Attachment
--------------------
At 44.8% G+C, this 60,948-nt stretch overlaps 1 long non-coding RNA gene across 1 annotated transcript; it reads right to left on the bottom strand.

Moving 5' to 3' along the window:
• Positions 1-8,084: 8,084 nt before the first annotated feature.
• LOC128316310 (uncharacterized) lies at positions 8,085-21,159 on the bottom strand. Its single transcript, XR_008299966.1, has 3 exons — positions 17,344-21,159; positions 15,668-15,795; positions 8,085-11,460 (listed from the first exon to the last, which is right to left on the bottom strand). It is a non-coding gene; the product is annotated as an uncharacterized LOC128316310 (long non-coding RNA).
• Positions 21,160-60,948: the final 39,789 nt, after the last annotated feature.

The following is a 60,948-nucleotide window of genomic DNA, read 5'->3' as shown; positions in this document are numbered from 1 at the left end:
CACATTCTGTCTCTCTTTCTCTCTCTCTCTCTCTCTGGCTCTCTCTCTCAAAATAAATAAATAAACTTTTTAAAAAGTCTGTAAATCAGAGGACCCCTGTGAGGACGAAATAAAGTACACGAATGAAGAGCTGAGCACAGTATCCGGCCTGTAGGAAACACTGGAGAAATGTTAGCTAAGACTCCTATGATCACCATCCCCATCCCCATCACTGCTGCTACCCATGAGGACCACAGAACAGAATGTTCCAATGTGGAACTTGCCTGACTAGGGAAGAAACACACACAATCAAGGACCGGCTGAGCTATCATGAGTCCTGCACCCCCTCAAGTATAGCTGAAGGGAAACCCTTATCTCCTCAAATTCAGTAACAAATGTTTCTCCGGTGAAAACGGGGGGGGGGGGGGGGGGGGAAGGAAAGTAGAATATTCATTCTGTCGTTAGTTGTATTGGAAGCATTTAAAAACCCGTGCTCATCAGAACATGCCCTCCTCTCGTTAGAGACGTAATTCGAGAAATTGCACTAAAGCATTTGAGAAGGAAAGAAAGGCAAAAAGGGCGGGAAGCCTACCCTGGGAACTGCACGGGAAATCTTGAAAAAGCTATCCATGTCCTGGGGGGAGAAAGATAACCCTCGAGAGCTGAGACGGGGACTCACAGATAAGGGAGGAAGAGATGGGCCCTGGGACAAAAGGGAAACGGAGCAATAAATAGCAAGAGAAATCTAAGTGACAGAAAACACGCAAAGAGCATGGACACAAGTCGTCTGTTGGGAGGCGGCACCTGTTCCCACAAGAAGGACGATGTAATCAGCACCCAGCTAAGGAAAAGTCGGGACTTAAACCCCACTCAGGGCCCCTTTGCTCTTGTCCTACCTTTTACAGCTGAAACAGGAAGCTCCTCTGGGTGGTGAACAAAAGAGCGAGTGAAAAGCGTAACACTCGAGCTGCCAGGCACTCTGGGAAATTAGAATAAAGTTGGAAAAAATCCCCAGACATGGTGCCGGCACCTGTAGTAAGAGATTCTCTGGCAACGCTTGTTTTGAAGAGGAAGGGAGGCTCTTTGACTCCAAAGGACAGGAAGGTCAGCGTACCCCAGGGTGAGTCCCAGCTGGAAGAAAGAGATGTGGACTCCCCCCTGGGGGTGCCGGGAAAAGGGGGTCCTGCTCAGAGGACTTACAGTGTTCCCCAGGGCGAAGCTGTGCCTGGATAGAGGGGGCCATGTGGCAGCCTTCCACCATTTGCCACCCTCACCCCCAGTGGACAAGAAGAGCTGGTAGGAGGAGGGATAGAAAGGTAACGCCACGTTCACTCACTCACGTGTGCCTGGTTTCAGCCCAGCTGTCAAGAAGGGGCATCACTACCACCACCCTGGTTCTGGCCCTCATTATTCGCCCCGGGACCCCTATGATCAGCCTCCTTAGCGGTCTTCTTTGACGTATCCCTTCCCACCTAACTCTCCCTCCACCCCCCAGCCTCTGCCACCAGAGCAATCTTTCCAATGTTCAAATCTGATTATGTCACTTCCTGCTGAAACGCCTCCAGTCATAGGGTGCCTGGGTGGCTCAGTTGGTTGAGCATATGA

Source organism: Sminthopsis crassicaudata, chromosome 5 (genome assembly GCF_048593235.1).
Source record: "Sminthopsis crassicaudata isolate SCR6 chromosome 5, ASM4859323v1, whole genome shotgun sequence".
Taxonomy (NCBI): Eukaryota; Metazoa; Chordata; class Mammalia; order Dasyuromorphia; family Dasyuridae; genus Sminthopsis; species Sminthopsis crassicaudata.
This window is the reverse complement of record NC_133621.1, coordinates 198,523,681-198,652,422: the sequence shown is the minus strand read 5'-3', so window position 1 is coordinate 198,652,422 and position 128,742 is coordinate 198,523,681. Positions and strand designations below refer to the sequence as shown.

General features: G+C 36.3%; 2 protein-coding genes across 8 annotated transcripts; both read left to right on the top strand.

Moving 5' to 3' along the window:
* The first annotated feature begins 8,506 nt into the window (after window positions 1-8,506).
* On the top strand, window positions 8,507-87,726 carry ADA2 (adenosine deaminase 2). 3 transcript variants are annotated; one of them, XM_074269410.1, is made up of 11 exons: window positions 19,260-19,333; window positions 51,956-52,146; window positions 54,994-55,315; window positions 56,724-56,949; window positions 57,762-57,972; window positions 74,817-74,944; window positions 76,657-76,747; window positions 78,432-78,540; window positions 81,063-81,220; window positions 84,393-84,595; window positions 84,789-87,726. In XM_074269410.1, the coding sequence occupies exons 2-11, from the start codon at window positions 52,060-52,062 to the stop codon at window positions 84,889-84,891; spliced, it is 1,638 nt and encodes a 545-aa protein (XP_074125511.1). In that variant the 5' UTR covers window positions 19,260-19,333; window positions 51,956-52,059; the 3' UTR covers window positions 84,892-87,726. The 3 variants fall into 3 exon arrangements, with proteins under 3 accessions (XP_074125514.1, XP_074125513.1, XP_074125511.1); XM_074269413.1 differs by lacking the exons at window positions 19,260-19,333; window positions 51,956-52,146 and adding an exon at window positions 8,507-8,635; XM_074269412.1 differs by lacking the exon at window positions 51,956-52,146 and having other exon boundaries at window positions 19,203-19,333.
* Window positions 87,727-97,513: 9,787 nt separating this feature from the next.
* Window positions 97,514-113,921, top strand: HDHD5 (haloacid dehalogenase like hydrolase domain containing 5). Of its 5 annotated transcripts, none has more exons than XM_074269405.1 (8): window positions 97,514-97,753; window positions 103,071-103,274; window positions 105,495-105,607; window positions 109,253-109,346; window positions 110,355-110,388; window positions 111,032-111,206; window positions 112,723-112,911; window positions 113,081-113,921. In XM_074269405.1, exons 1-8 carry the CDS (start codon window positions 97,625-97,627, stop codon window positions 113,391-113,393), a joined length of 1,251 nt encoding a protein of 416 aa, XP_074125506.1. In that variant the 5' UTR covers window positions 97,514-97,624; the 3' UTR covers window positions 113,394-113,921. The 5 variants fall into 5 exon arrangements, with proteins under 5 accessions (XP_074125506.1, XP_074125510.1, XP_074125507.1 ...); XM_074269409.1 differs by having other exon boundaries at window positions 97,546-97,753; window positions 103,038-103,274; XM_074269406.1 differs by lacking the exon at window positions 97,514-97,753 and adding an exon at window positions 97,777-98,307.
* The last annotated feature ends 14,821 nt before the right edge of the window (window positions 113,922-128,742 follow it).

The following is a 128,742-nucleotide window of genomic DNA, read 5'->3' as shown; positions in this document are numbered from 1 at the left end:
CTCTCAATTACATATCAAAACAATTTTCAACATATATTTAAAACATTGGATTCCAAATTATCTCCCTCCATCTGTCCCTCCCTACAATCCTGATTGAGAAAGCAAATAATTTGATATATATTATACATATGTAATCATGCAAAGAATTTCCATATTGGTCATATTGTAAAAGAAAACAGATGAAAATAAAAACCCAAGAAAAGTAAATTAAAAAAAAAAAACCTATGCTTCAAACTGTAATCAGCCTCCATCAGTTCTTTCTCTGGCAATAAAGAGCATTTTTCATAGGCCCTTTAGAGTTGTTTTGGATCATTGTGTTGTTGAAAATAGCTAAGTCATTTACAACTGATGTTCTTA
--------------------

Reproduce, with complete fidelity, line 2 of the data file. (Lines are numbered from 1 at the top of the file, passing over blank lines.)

Moving 5' to 3' along the window: